Elizabeth Castro is currently working on the Sixth Edition—in full color!—of her bestselling book, HTML, XHTML, and CSS: Visual QuickStart Guide. It should be out in August. She lives on a farm with goats, chickens, and bunnies, but really wants llamas and sheep. Her home on the web is at Cookwood Press.

54 Reader Comments

  1. The embedded “Quicktime for IE-only trick”:/d/byebyeembed/justforie.html supposedly shows nothing in non-IE browsers. This is not entirely correct since it *does work* in Opera 7.54, Safari 2.0.3 and OmniWeb 5.1.1 (on Mac OS 10.4.6). Funny thing is that IE 5.2 (Mac) does _not_ work.
    The “full solution”:/d/byebyeembed/forall.html indeed works as advertised, even in IE5.2-Mac.

    Great article btw — thanks.

  2. Very useful article, thanks. I’m implementing this into my website now. It’s worth noting that the control toolbar for Windows Media Player is included in the ‘height’ variable (intensely irritating as it may be). For IE6 and Firefox 1.5 on Windows XP this is an extra 45 pixels, but I don’t know if this is the same across all browsers and operating systems.

  3. Funnily enough, my windows server refuses to render the code. It gives an ASP error, which seems strange as it has no business examining HTML!
    bq. Active Server Pages, ASP 0139 (0x80004005) An object tag cannot be placed inside another object tag.

  4. Why can’t we focus on getting the ubiquitous tag incorporated into the XHTML specification? Look how simple and elegant this is:

  5. Check out “”:

    They take a rather simple approach to this entire problem that not only makes sense, but requires a heck of a lot less code than any of the other workarounds I’ve seen out there.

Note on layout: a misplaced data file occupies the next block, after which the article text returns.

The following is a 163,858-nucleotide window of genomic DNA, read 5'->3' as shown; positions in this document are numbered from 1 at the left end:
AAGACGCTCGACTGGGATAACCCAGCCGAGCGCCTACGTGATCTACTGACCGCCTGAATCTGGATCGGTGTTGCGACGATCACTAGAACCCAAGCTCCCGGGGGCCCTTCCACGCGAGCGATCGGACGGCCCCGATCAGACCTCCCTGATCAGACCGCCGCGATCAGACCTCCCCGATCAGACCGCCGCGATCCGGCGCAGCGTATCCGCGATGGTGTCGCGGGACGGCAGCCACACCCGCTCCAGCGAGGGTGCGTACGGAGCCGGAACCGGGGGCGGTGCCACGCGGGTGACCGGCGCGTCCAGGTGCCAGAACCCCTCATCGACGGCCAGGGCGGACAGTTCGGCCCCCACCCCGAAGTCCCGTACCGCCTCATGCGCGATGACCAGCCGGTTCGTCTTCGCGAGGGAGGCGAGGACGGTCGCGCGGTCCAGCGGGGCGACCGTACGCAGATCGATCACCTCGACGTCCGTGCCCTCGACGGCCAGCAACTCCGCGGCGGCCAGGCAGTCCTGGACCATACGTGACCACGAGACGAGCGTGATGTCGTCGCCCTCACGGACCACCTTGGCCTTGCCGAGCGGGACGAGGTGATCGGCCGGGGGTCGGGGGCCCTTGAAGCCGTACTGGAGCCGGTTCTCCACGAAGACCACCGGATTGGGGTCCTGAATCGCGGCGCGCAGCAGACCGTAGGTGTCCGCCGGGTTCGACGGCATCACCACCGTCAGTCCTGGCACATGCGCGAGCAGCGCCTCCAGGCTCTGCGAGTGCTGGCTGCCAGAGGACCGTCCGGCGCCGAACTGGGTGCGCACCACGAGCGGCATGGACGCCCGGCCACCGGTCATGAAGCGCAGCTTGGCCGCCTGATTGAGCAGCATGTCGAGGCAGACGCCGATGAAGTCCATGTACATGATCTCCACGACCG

If you’re not a real programmer and just want to fix this, they even have a little tool for the commoner that lets you drop your old embed code in and it creates all the code you need.

  6. To JavaScript, or not to JavaScript. For me, there are no alternative options but to always use JavaScript when embedding rich media content.

    As we all know, the latest versions of IE 6 (with the recent security update) and IE 7 beta permanently changed the behavior of assets embedded using ActiveX. This is especially detrimental to Flash, where users must click an annoying dialog box button to activate the movie before it can load/playback. While this is (for now) and IE only issue, it may as well affect all browsers because of IE’s ubiquity.

    With that, the easiest way to get around IE is to embed your Flash movies using JavaScript, with SWFObject ( the best one out there (IMO). It requires only a few lines of code, provides Flash Player version detection, and allows you to easily offer alternate content to those without the Flash Player (or JavaScript enabled for that matter).

    You can simply use a series of document.write calls to do the same thing, and avoid the page weight hit of embedding a medium sized external JS file, if page weight is a concern. But that’s prone to human error, and can be a real pain in the arse to maintain.

    My points are mostly related to the complexities of embedding Flash content and not necessarily QT or Windows, but after years of tinkering with alternate ways for embedding Flash content and detecting player versions I’ve yet to find a better solution than using JavaScript.

  7. Amazing! I spent several hours today trying to bust this nut. I almost gave up in the end. Then “ta-da”, out of the blue (without searching) the answer turns up.

    Many thanks! – Loved the crackers.

  8. autostart=”false” only works in IE, if you use 0’s and 1’s for the boolean switches it works in Firefox, and IE have not tested others.

  9. We had a lot of problems lately with video and the latest install of Firefox (1.5.04). We were using the embed tag to display our video files and it only worked on about half of the desktops with the latest firefox install. After hunting high and low this was the fix that solved the issue. Very timely info, thanks for the fix.

  10. It appears that the ‘show to non-ie’ type of conditional comments were included in Hixies flash example from 2004, Lachlan’s example used a different method.

    In fact, if you combine them, you could use two blocks, one for IE 5-6, and one for IE 7 & standards based browsers “like so”:

    I’m not sure what the benefit of nesting the objects is? You are effectively showing different HTML to different browsers anyway?